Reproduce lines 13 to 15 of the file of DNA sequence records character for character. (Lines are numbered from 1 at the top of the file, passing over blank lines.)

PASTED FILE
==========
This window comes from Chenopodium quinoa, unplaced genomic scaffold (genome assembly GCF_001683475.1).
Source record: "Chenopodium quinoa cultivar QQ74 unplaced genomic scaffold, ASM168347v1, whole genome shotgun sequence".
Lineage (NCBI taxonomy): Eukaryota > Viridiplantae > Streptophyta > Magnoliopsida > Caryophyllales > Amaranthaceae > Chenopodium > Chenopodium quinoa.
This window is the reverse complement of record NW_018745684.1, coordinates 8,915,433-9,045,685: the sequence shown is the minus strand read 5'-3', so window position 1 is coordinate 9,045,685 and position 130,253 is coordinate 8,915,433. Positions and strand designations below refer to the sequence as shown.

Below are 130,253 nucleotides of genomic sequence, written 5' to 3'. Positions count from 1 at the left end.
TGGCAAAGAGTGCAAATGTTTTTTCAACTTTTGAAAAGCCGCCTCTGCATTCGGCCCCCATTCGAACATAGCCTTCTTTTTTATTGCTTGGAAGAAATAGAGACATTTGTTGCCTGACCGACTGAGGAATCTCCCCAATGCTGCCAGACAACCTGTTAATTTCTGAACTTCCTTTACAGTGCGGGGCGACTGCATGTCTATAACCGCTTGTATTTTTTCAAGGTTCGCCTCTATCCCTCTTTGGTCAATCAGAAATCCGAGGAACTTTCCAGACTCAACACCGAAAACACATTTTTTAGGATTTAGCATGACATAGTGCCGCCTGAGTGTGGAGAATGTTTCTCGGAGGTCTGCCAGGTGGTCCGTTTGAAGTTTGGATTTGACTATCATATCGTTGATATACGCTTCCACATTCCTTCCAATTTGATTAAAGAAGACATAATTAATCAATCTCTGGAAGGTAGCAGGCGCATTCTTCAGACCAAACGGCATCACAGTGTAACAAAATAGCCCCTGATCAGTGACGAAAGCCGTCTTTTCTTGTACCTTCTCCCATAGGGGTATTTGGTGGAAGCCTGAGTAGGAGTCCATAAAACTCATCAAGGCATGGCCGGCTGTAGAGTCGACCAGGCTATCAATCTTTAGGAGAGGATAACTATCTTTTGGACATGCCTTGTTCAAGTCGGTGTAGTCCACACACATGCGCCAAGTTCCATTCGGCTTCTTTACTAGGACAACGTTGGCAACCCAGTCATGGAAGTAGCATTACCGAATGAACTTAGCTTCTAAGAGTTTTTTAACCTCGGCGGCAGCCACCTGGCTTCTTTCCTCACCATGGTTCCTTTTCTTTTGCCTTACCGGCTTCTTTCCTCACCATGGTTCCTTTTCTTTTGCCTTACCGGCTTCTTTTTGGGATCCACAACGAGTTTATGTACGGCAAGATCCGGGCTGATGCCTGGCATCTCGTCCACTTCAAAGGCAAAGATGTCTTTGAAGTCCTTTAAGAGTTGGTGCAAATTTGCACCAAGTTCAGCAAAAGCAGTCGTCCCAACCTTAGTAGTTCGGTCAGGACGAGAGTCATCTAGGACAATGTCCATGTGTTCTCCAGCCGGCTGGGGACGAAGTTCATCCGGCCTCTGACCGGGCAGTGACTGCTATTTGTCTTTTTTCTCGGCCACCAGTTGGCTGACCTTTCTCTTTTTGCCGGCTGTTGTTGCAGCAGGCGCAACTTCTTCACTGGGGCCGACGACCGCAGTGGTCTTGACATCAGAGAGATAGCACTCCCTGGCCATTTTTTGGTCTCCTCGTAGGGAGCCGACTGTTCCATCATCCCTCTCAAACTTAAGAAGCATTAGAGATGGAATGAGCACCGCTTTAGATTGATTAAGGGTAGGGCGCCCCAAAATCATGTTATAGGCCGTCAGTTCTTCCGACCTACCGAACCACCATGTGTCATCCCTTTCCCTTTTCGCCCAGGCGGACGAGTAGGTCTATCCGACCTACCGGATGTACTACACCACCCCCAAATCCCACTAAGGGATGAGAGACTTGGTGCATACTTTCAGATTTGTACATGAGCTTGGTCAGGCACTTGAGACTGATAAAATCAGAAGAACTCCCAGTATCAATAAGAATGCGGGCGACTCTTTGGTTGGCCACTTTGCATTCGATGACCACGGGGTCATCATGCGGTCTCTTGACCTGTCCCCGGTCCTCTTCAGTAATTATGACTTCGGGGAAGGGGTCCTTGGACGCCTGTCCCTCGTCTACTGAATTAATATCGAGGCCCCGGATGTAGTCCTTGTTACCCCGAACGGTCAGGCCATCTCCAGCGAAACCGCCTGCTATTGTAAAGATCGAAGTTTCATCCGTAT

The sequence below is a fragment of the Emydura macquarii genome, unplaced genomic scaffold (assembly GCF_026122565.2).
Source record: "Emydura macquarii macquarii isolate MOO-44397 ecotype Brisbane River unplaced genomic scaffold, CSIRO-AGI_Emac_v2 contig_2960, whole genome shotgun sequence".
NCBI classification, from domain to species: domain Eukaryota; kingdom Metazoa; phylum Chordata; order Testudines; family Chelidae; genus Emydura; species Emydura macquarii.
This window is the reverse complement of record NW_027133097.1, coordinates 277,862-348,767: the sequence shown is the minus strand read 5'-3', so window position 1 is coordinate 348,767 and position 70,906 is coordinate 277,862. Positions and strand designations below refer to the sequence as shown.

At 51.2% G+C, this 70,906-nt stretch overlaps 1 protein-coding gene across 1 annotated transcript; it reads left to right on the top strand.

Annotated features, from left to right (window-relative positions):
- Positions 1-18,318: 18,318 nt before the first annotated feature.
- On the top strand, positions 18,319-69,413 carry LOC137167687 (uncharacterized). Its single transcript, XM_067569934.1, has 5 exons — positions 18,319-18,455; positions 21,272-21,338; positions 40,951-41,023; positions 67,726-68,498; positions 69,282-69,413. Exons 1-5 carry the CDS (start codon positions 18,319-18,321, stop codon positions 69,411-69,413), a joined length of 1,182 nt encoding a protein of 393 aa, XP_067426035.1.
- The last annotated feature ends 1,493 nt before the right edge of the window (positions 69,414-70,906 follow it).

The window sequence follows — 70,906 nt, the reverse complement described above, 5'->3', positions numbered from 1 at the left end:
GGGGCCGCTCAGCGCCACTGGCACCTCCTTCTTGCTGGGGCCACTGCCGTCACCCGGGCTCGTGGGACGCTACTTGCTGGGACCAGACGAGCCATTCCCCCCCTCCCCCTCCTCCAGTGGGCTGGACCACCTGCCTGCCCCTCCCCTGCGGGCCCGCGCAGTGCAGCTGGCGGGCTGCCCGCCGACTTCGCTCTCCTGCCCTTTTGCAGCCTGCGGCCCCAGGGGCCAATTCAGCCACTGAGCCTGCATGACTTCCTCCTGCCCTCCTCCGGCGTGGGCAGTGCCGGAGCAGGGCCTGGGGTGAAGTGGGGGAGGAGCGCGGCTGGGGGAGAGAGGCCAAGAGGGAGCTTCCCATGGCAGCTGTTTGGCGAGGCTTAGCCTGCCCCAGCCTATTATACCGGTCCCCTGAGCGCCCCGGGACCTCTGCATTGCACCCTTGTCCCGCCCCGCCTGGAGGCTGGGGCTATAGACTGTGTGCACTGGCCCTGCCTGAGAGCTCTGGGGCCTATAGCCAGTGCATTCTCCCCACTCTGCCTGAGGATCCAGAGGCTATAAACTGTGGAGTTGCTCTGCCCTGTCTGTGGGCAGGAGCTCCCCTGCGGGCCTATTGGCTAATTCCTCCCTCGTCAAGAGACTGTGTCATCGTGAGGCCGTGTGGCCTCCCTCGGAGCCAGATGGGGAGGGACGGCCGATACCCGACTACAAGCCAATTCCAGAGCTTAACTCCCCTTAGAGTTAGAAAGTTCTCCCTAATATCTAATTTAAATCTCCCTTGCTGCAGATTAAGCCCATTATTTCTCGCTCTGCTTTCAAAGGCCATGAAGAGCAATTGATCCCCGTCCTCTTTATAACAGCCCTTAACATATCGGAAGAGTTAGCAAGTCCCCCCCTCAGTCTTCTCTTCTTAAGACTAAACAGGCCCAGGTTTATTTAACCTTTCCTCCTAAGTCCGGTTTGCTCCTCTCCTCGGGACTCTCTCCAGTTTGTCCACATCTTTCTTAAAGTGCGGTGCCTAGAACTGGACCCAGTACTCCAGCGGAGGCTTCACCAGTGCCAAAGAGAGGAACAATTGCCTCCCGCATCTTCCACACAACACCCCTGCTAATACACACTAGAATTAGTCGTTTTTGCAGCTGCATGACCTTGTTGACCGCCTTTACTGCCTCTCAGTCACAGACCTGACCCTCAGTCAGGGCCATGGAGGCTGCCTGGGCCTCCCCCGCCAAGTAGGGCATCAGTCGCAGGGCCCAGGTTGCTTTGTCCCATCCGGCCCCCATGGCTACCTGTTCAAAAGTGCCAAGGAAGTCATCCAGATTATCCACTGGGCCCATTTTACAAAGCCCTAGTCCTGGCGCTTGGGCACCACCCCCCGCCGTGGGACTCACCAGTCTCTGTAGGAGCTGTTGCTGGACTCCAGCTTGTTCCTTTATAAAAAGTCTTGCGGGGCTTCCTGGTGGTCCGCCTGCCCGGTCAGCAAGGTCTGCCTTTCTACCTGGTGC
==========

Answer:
- Positions 1-18,318: 18,318 nt before the first annotated feature.
- On the top strand, positions 18,319-69,413 carry LOC137167687 (uncharacterized). Its single transcript, XM_067569934.1, has 5 exons — positions 18,319-18,455; positions 21,272-21,338; positions 40,951-41,023; positions 67,726-68,498; positions 69,282-69,413. Exons 1-5 carry the CDS (start codon positions 18,319-18,321, stop codon positions 69,411-69,413), a joined length of 1,182 nt encoding a protein of 393 aa, XP_067426035.1.
- The last annotated feature ends 1,493 nt before the right edge of the window (positions 69,414-70,906 follow it).